Not too long ago, I was in the living room working idly on some material. The Prince was in his room on a teleconference with a client. Our son was wandering through the house as he often does, waving a blue-painted wooden sword and speaking dialog that will be turned into his latest movie.
He wandered into The Prince’s room already speaking to him. The Prince, who was otherwise engaged, said, “I’m on a teleconference right now. Could we talk later?”
Muscle Boy apologized and The Prince said, “Don’t sweat it. You didn’t know.”
So, how does this relate to poly?
Well, it’s not poly-specific, but it’s a great relationship tool. It’s a great example of good, respectful communication on both sides. Muscle Boy often goes into his father’s room to speak to him, so the expectation that he could just start talking had already been set up. But, when he learned he was wrong, he apologized. Fortunately, he got an understanding response that made that apology an easy and natural thing to do. There are plenty of households where a the busy person would speak sharply, “Can’t you see I’m on the phone?” or worse. It’s easy to do in the heat of the moment, especially if we’re concentrating on something else involving business or money.
But it’s also easy to do in the heat of the moment when our tender and vulnerable emotions are engaged. I think all of us have been irritated when someone close to us has not automagically known to perform an action, avoid a subject, bring up a subject or whatever. We often want to be interacted with without exerting ourselves, or making ourselves vulnerable by asking for what we want or how we want to be treated. Worse, romantic literature praises the lover who instinctively knows what and how to give. Pick up any woman’s romance you can lay hands on, and you’ll not find one with a partner who asks directly for anything.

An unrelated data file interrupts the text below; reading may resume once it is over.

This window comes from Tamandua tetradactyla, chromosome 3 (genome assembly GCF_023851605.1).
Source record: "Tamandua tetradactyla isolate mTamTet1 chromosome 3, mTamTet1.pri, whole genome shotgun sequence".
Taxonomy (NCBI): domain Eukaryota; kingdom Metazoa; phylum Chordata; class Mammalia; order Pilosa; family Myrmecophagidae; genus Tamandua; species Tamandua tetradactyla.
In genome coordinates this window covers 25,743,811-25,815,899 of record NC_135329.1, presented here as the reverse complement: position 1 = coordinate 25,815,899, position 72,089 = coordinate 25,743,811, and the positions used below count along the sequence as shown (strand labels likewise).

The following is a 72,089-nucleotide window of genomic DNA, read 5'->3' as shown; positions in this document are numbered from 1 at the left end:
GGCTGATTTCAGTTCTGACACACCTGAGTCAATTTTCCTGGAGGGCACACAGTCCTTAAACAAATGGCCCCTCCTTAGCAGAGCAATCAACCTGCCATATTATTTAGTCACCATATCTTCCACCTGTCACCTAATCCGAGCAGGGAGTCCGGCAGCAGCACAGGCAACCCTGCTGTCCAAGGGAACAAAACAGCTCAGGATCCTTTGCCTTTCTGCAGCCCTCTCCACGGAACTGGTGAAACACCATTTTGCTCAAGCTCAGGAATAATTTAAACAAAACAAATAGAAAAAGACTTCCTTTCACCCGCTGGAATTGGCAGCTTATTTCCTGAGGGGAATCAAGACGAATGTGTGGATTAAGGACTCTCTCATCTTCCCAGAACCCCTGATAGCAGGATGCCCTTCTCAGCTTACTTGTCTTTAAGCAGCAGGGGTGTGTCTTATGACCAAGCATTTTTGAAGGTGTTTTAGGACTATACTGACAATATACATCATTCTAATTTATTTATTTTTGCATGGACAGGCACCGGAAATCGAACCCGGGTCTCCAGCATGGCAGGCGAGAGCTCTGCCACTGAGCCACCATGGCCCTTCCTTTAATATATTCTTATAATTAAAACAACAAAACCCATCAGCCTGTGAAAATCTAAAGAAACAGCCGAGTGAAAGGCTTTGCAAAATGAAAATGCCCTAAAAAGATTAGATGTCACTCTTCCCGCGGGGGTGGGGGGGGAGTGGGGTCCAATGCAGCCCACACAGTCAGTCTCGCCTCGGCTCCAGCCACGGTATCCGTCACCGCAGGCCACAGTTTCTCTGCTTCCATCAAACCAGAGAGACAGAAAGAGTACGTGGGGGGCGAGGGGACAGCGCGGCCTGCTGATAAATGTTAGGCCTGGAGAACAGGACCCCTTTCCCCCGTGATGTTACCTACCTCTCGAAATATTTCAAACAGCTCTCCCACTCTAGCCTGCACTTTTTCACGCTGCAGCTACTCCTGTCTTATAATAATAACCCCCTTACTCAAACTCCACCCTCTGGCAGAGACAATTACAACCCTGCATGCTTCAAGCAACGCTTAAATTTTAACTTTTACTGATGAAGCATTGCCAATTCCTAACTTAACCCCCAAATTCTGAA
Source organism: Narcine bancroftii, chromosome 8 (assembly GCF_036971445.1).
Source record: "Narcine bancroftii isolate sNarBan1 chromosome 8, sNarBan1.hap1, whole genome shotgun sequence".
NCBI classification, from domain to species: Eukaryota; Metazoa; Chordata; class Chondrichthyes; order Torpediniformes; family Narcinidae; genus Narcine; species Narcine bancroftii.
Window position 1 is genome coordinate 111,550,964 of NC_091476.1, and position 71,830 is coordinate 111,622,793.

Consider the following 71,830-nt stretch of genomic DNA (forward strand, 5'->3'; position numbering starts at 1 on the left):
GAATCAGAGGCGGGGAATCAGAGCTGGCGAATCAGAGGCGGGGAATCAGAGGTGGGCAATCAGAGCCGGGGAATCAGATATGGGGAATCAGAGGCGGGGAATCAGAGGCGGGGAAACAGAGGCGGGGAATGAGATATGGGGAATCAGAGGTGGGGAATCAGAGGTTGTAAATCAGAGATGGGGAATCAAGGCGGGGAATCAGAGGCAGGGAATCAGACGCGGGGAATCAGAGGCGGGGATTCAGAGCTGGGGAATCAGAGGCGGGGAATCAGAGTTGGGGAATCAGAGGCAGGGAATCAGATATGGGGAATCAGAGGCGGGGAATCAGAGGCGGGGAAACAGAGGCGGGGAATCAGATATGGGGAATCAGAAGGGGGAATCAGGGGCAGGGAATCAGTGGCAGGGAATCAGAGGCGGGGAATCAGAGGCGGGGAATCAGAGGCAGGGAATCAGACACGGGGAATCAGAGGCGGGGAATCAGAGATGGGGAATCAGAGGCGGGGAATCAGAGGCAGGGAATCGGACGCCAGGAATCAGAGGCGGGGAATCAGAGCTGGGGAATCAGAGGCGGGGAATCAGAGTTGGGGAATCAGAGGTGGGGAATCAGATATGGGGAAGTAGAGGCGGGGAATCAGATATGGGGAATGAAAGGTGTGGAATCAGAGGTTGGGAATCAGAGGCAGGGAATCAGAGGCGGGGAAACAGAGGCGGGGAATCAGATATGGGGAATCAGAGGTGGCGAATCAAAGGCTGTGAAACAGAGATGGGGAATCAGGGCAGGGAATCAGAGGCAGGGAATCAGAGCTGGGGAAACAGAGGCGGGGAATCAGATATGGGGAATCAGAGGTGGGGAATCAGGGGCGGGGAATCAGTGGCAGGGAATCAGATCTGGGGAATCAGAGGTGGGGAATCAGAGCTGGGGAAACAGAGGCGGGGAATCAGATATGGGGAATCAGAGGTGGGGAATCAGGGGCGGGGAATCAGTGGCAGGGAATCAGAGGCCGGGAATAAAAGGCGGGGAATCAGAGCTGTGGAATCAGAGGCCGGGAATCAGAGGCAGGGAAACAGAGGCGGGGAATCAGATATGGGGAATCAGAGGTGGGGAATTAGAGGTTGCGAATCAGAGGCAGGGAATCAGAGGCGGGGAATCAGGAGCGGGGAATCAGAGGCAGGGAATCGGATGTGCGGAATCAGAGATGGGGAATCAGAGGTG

Looking at it, it’s a terrible way to treat someone you love. People can’t read minds.1 Sure, sometimes we get lucky and guess right. That’s cool and it’s fun to get a neat surprise from a love who does. I’m not running that down. But while delighting in the surprise, for goodness sake don’t punish it when someone gets it wrong.
Here are some keys to good, respectful communication:
- In the future, I would like it if you would…
- If you’re willing, I’d like it if you would…
This is one of the first and best ways to ask for something, especially on the heels of inadvertently getting something you didn’t want. You can’t “shoulda” anything. The past is done and you can’t change it. If you preface your request as something in the future, you’re letting go of the past and looking to the possibilities of the future.
I admit this one looks wimpy as hell in print. Here’s the funny part. It’s not. Respecting freedom of choice is an amazingly powerful act of love and respect. While I’ve been told “no” in the face of it, I do not get bad behavior or disrespect back when I do so.
I often re-iterate that there’s little about poly that’s really all that polyamory specific. The reason it’s not is because communication, respect and relationships all have basic principles that are not rooted in romance. Rooted in love? Sure. I’ll buy that. When you hold on to the deep love and respect that you have for the people in your life, you’ll find you’ll be behaving in ways that really promote deep bonds and intimacy. It works for family members and community as well as lovers, so it’s something you can practice almost constantly.
And the payoffs in your romantic relationships are amazing. So keep practicing, mah little poly chillun. Mama Java wants you to be happy.
1Yeah, I know, there are some special snowflakes who claim they can. Unless they have a track record of great, long-term, harmonious relationships, and most I know who claim this do not, I’m disinclined to believe them.